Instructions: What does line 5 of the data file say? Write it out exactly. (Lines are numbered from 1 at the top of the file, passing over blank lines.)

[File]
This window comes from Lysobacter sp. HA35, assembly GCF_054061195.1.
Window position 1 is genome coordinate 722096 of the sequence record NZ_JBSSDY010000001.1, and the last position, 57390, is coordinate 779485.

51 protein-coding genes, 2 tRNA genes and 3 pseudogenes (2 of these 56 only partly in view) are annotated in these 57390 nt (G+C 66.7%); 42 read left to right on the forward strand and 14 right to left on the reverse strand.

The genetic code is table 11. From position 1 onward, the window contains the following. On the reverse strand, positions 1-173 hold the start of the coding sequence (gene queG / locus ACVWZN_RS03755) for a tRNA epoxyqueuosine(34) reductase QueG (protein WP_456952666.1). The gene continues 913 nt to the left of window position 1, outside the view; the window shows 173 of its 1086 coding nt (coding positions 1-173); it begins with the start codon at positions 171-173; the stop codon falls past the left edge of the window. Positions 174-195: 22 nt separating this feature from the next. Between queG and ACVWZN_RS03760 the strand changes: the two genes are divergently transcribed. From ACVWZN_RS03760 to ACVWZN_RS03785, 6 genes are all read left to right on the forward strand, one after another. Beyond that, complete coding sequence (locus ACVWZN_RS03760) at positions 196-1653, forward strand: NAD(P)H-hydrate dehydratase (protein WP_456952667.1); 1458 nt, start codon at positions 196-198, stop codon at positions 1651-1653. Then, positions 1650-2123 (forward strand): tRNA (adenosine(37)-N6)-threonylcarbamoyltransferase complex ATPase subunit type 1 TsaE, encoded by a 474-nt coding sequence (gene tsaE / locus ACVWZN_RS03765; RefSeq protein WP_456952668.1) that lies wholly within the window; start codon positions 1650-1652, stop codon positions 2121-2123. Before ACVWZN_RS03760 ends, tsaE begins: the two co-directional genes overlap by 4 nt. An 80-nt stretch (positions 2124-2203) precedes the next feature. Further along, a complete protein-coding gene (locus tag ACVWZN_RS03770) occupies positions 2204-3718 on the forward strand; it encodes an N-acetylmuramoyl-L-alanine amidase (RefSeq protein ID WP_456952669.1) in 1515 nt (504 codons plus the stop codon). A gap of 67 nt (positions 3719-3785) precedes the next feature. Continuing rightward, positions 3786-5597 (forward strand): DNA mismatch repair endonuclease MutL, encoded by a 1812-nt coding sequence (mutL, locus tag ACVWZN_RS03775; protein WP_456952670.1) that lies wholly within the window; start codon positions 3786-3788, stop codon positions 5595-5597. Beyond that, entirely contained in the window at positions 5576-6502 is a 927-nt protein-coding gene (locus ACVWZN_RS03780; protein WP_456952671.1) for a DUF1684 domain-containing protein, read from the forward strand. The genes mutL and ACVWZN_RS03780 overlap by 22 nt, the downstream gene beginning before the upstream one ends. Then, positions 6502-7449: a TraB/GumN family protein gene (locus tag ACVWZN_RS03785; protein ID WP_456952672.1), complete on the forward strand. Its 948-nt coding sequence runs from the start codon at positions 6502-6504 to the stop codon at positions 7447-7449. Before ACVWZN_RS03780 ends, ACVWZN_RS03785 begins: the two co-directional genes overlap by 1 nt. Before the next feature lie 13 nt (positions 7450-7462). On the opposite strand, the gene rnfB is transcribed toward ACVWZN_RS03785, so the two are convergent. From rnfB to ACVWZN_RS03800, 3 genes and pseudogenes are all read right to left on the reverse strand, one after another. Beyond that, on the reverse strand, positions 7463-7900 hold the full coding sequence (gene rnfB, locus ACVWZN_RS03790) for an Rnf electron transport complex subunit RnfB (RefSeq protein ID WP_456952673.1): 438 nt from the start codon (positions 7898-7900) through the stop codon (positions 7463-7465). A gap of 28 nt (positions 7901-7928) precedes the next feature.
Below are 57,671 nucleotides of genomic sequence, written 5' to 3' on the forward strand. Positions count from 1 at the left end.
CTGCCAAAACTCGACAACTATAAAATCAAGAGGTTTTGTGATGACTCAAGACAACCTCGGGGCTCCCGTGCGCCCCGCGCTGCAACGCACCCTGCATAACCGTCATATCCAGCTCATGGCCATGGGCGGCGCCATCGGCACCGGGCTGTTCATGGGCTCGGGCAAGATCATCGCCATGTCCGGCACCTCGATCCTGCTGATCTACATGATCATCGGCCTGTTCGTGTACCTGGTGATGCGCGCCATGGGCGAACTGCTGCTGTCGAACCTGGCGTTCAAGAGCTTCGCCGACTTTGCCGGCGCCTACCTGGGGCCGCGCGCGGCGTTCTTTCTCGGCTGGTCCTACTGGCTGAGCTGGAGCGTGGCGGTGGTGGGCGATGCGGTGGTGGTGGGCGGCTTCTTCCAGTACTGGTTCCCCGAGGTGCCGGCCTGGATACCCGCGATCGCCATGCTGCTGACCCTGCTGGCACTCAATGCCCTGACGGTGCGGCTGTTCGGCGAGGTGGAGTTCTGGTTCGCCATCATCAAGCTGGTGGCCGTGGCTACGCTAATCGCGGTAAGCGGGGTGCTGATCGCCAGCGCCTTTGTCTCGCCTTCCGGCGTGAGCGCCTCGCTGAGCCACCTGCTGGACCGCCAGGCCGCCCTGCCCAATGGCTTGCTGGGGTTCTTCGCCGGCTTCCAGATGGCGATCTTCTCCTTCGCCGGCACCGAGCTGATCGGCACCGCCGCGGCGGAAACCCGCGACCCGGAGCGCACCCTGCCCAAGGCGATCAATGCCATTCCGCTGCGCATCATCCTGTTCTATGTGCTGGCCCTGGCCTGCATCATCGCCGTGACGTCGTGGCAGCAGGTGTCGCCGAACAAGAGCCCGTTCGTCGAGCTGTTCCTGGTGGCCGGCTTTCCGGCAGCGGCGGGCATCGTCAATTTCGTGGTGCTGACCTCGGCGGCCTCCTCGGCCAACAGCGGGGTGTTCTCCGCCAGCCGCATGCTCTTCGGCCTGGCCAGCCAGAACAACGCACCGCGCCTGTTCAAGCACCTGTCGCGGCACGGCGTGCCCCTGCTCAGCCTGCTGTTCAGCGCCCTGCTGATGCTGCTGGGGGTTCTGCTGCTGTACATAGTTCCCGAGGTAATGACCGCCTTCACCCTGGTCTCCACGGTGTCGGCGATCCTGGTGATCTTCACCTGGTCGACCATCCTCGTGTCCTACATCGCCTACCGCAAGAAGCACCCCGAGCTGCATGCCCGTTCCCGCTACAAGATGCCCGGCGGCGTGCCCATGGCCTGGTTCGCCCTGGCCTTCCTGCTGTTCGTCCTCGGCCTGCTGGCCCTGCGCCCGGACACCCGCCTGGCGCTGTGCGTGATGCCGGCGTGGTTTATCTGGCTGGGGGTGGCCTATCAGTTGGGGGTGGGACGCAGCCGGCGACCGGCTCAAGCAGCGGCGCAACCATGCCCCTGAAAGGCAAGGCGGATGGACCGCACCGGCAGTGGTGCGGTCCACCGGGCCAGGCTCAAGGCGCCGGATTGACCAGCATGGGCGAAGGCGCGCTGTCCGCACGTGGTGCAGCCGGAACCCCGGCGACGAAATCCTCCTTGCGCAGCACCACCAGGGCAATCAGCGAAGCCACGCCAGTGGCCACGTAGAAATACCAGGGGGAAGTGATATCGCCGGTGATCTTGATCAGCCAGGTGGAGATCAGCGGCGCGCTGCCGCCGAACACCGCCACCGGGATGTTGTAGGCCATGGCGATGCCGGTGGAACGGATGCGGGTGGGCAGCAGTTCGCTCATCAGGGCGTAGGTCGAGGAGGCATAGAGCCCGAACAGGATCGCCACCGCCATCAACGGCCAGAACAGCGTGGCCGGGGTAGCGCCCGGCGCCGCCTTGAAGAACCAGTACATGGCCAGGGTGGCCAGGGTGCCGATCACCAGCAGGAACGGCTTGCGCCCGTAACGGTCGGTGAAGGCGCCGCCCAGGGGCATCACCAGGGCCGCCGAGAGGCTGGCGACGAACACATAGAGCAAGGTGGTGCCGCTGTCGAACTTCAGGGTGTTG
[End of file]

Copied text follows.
Below are 57,671 nucleotides of genomic sequence, written 5' to 3' on the forward strand. Positions count from 1 at the left end.